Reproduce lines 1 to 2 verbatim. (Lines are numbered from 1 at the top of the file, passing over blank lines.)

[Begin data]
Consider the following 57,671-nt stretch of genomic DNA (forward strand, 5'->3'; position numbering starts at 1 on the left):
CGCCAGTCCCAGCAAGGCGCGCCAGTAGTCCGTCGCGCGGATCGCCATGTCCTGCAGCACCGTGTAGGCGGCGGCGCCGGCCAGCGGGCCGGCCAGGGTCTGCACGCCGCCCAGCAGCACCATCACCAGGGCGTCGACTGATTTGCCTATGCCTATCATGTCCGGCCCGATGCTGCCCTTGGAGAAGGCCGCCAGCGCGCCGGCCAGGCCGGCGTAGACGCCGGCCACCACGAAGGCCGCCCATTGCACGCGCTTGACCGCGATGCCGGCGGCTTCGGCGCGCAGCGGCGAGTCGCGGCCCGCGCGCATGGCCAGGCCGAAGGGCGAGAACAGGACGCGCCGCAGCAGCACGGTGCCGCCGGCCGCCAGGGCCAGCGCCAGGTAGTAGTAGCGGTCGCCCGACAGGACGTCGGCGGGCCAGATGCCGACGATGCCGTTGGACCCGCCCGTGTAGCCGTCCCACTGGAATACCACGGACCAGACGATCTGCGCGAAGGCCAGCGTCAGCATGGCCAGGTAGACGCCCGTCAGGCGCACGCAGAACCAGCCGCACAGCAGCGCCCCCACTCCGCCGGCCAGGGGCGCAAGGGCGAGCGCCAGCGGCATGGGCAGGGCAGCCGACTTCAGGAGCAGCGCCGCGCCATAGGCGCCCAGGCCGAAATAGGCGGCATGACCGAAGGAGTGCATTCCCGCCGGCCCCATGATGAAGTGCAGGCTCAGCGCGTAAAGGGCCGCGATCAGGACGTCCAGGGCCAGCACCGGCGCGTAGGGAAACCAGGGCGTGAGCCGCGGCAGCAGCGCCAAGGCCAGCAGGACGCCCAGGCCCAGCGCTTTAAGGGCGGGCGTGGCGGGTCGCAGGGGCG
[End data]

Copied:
Consider the following 57,671-nt stretch of genomic DNA (forward strand, 5'->3'; position numbering starts at 1 on the left):
CGCCAGTCCCAGCAAGGCGCGCCAGTAGTCCGTCGCGCGGATCGCCATGTCCTGCAGCACCGTGTAGGCGGCGGCGCCGGCCAGCGGGCCGGCCAGGGTCTGCACGCCGCCCAGCAGCACCATCACCAGGGCGTCGACTGATTTGCCTATGCCTATCATGTCCGGCCCGATGCTGCCCTTGGAGAAGGCCGCCAGCGCGCCGGCCAGGCCGGCGTAGACGCCGGCCACCACGAAGGCCGCCCATTGCACGCGCTTGACCGCGATGCCGGCGGCTTCGGCGCGCAGCGGCGAGTCGCGGCCCGCGCGCATGGCCAGGCCGAAGGGCGAGAACAGGACGCGCCGCAGCAGCACGGTGCCGCCGGCCGCCAGGGCCAGCGCCAGGTAGTAGTAGCGGTCGCCCGACAGGACGTCGGCGGGCCAGATGCCGACGATGCCGTTGGACCCGCCCGTGTAGCCGTCCCACTGGAATACCACGGACCAGACGATCTGCGCGAAGGCCAGCGTCAGCATGGCCAGGTAGACGCCCGTCAGGCGCACGCAGAACCAGCCGCACAGCAGCGCCCCCACTCCGCCGGCCAGGGGCGCAAGGGCGAGCGCCAGCGGCATGGGCAGGGCAGCCGACTTCAGGAGCAGCGCCGCGCCATAGGCGCCCAGGCCGAAATAGGCGGCATGACCGAAGGAGTGCATTCCCGCCGGCCCCATGATGAAGTGCAGGCTCAGCGCGTAAAGGGCCGCGATCAGGACGTCCAGGGCCAGCACCGGCGCGTAGGGAAACCAGGGCGTGAGCCGCGGCAGCAGCGCCAAGGCCAGCAGGACGCCCAGGCCCAGCGCTTTAAGGGCGGGCGTGGCGGGTCGCAGGGGCG